The Atomic Bomb.

This is Part II in my little I Got Fired + Swearwords story. Here is Part I.

Quick catchup: We left off when my supervisor and the company owner had just handed me my the proverbial pink slip.


Between hyperventilating breaths, I told my bosses that I couldn’t believe they were firing me because I’d been on medical leave. Amid a hurried exchange of glances, both of them quickly claimed it had nothing to do with my leave of absence. Nothing. They shook their heads determinedly, like two kindergarteners lying to the teacher about eating paste.

Of course, I think they are full of shit. And I am pretty certain that my facial expression at the time let on just as much. But I also knew there was no point in arguing. They’d certainly rehearsed what they’d planned to say to me if I questioned them anyway. There was no point in standing my ground.

Mostly, I just didn’t have that vitality left in me. I was depleted of any energy I had mustered for the day, like a burnt out light bulb hanging in the room, completely useless. Here I was, experiencing a collaborated effort to squash me run its course successfully. My soul felt crushed, and the somber cloak of dejection wrapped itself around my hunched shoulders. I knew depression was present. I’d never felt it come on so rapidly, so surely. It owned me.

In a room that was now so unwelcoming to me, so uncertain, depression felt so safe. Depression understood. It was there for me, and it was all I could rely on. In the preceding moments, I’d so swiftly been taught that I couldn’t rely on my bosses treating me with compassion. I couldn’t rely on a tacit respect of the law or even of human decency. None of that was within my grasp. I let depression stroke my head and tell me everything would be okay. I could rely on its presence.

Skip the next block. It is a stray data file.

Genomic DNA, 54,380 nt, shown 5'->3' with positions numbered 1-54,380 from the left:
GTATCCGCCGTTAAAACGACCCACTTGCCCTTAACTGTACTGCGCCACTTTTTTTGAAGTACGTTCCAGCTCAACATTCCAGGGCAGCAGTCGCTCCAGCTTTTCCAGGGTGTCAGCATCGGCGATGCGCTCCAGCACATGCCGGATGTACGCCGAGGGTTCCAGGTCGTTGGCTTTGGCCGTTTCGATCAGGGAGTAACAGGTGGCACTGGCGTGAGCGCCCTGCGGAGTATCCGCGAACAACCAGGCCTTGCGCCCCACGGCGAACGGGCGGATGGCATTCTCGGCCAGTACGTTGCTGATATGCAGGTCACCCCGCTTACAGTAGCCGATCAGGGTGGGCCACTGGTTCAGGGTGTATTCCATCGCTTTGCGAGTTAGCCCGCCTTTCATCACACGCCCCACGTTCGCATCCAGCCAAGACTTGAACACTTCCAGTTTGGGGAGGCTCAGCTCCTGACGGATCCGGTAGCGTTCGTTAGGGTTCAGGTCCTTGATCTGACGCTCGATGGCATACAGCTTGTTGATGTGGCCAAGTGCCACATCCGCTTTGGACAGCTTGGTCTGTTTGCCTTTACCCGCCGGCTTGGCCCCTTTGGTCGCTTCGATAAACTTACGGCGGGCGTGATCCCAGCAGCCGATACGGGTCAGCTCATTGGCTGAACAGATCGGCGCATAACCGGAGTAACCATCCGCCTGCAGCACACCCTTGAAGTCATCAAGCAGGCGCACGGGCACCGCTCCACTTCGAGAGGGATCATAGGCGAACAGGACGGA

The two men left the room, awkwardly aware that there was nothing left to say, and closed the door behind me. And I sat there, feeling like a fool. How had this happened?

Immediately after everything went down, I realized how painfully obvious it all should have been to me in the days leading up to doomsday. There we so many God damn signs: My boss was keeping me at arm’s length. No one from the management team contacted me to ask how I was doing. The email responses leading up to my final day were more and more uncertain. For once, my anxiety disorders were right. Why hadn’t I just quit while the ball was still in my court? How could I have been so stupid?